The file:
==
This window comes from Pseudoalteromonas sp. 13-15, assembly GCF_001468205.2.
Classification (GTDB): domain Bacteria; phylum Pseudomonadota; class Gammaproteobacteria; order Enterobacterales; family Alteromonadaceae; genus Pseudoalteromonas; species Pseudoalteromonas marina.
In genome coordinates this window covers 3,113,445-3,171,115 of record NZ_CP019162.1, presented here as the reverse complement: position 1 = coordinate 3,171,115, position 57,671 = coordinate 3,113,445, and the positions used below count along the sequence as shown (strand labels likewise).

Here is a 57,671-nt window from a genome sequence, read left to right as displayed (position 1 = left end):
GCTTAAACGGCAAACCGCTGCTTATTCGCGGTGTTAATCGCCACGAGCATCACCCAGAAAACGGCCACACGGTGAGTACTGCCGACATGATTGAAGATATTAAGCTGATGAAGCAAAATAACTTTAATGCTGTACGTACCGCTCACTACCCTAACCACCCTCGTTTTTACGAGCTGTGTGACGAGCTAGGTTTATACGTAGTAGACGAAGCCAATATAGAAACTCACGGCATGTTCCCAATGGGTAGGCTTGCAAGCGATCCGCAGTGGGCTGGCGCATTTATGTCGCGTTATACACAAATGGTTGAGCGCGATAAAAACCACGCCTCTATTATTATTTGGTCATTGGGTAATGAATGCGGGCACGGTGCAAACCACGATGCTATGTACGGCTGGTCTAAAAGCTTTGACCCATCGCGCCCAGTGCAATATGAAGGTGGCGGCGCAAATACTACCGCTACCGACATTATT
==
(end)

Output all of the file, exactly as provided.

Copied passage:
This window comes from Pseudoalteromonas sp. 13-15, assembly GCF_001468205.2.
Classification (GTDB): domain Bacteria; phylum Pseudomonadota; class Gammaproteobacteria; order Enterobacterales; family Alteromonadaceae; genus Pseudoalteromonas; species Pseudoalteromonas marina.
In genome coordinates this window covers 3,113,445-3,171,115 of record NZ_CP019162.1, presented here as the reverse complement: position 1 = coordinate 3,171,115, position 57,671 = coordinate 3,113,445, and the positions used below count along the sequence as shown (strand labels likewise).

Here is a 57,671-nt window from a genome sequence, read left to right as displayed (position 1 = left end):
GCTTAAACGGCAAACCGCTGCTTATTCGCGGTGTTAATCGCCACGAGCATCACCCAGAAAACGGCCACACGGTGAGTACTGCCGACATGATTGAAGATATTAAGCTGATGAAGCAAAATAACTTTAATGCTGTACGTACCGCTCACTACCCTAACCACCCTCGTTTTTACGAGCTGTGTGACGAGCTAGGTTTATACGTAGTAGACGAAGCCAATATAGAAACTCACGGCATGTTCCCAATGGGTAGGCTTGCAAGCGATCCGCAGTGGGCTGGCGCATTTATGTCGCGTTATACACAAATGGTTGAGCGCGATAAAAACCACGCCTCTATTATTATTTGGTCATTGGGTAATGAATGCGGGCACGGTGCAAACCACGATGCTATGTACGGCTGGTCTAAAAGCTTTGACCCATCGCGCCCAGTGCAATATGAAGGTGGCGGCGCAAATACTACCGCTACCGACATTATT